Episode Rating: Fair
Peter DeLuise -- Director
Paul Mullie -- co-Producer, and Writer
Joseph Mallozzi -- co-Producer, and Writer
The commentary is very informative, interesting, and entertaining. Lots of behind the scene information. Mr. DeLuise keeps the commentary on point with what is on screen.
O’Neill and Teal’c are sent off-world to determine if the location is suitable for a permanent research station. Carter is giving a lecture at the Air Force Academy. Daniel is off-world with SG-11. O’Neill is not excited by his assignment because he has to interact with a group of civilian scientists. Carter is intrigued by a female cadet, name Hailey, who is very intelligent, and perpetually seems on the verge of beating the crap out of everyone she meets. O’Neill tries to ignore the scientists. Carter mentors the sour cadet. Daniel is absent from this episode.
Eventually, O’Neill and Carter’s stories cross paths. O’Neill’s plotline is military versus scientists, without anything fresh in the presentation. It is pretty much the cliche of the high school jocks and nerds disrespecting each other, but without swirlies.
Back on Earth, Carter tries to break through Hailey's belligerence. When the cadet is on the verge of being kicked out of the academy, Carter intercedes on her behalf, and takes her through the stargate to O’Neill’s location. A previously undiscovered threat emerges at the off-world location. O’Neill bickers with the scientists, while Carter and Hailey argue about scientific hypotheses. Eventually, the episode ends.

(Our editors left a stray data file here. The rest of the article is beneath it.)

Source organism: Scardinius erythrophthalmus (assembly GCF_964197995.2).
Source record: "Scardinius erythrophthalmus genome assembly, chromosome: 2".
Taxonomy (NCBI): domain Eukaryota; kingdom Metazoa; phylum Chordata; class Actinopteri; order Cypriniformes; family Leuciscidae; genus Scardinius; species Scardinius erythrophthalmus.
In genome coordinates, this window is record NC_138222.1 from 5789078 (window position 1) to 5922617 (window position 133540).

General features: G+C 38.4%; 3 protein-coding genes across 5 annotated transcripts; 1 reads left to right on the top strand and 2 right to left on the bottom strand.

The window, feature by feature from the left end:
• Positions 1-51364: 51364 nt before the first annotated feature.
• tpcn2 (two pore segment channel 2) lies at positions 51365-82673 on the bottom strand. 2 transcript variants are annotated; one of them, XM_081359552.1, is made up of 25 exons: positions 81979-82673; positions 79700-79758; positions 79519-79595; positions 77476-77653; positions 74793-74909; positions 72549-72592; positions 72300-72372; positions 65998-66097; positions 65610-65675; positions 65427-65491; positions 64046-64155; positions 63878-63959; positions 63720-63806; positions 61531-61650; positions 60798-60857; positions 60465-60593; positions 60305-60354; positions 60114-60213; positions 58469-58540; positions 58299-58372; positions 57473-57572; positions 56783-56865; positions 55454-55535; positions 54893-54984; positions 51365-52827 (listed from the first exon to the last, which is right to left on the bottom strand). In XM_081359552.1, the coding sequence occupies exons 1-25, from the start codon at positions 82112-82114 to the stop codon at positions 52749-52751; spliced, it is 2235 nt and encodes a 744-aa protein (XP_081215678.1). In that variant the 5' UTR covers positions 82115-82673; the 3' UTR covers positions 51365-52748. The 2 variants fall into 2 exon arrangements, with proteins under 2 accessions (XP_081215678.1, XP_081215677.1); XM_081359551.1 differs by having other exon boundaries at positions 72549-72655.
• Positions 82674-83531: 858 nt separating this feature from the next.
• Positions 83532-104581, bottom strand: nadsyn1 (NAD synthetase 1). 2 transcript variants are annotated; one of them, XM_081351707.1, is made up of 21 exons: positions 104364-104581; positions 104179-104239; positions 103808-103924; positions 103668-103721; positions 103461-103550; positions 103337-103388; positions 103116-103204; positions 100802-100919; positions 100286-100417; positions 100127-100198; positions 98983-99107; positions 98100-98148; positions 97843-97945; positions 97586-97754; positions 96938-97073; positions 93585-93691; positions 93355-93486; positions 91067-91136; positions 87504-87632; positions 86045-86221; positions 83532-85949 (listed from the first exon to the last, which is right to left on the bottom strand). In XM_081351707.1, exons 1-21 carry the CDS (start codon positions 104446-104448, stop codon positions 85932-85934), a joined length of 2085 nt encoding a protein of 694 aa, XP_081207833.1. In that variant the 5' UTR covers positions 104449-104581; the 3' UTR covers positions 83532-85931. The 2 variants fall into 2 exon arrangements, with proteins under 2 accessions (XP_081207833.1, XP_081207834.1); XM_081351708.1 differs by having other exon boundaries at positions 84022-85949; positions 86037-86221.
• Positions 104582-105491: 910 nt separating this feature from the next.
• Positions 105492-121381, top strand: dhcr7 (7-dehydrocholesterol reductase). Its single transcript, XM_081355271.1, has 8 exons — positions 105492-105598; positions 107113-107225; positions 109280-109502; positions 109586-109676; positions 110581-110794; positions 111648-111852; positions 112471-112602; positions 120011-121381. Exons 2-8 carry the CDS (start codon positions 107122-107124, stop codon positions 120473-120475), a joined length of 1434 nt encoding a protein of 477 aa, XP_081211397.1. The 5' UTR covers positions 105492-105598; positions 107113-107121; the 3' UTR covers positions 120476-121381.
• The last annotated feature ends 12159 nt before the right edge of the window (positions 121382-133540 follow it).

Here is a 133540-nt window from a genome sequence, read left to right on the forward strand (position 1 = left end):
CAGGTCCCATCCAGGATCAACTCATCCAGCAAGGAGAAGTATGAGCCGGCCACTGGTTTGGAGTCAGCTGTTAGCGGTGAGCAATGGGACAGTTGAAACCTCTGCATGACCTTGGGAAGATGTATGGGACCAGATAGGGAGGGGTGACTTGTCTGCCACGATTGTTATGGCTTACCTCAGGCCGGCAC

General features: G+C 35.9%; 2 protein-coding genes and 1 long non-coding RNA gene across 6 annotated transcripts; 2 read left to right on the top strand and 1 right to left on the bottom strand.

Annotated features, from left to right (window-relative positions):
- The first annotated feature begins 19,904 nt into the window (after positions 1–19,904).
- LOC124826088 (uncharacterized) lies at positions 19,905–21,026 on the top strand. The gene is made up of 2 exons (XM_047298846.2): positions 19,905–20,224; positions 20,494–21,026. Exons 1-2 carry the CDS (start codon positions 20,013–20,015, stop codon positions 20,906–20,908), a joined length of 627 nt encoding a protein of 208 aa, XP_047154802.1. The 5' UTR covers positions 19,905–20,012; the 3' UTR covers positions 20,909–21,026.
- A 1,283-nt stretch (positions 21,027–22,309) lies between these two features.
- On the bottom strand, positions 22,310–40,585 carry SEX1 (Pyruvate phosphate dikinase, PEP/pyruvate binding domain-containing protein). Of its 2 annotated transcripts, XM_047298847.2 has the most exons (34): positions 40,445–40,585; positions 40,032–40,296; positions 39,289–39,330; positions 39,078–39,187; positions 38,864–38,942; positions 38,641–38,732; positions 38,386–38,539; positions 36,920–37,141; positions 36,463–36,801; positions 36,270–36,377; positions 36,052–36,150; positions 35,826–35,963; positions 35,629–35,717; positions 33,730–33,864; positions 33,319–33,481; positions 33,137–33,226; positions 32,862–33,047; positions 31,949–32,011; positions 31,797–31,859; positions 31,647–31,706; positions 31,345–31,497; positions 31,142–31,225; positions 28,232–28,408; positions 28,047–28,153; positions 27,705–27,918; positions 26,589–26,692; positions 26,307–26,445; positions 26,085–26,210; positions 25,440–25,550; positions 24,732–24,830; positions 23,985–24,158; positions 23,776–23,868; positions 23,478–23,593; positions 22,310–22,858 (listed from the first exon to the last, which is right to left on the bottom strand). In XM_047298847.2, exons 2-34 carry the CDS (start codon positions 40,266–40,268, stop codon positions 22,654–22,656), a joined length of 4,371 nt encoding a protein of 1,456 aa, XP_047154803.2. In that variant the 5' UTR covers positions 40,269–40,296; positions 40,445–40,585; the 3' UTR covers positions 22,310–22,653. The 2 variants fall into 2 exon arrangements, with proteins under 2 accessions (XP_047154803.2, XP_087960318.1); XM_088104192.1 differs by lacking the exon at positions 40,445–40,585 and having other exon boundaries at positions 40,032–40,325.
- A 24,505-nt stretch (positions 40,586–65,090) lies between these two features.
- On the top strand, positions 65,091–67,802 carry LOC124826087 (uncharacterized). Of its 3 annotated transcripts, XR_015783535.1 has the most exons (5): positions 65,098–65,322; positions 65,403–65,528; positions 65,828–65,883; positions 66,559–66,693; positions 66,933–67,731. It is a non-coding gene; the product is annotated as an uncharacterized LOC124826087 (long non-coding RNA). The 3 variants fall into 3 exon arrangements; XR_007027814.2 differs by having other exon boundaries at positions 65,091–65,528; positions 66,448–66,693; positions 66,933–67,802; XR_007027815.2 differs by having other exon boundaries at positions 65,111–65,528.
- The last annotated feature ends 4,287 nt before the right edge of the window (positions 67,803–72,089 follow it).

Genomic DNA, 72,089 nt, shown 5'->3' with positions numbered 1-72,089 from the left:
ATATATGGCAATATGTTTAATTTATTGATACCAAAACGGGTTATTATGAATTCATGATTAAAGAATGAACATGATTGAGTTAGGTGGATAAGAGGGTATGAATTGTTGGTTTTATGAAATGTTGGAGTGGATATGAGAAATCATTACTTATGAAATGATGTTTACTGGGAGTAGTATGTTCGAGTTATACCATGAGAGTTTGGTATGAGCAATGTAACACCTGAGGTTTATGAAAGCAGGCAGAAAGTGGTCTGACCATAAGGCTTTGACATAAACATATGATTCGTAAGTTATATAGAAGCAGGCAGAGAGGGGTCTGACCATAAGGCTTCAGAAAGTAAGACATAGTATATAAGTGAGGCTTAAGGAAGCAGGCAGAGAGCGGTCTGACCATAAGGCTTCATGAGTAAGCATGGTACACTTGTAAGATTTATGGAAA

General Ryan, then Chief of Staff of the United States Air Force, appears as himself in this episode. Tapping provides the best performance of the regular cast members in the episode. Elisabeth Rosen portrays the cadet, Hailey. Ms. Rosen’s acting is good, however her choices focus on the character’s crankiness, rather than her being the smartest person currently at the Air Force Academy. Hailey is supposed to be a frustrated genius moreso than a bellicose pugilist. Unfortunately, in this episode Hailey is all about being irritated and surly, which makes her an unsympathetic, rather annoying, character.
Overall, an unremarkable take on the military versus science cliche. Why Carter felt the need to stick her neck out for Hailey is never clear. There was some insinuation in this episode that Carter acted the same as Hailey when Carter was a cadet. However, nothing in Carter’s behavior up to now in the series hinted that she was so obnoxious, and belligerent, as a cadet. So, I don’t buy that premise for Carter's actions.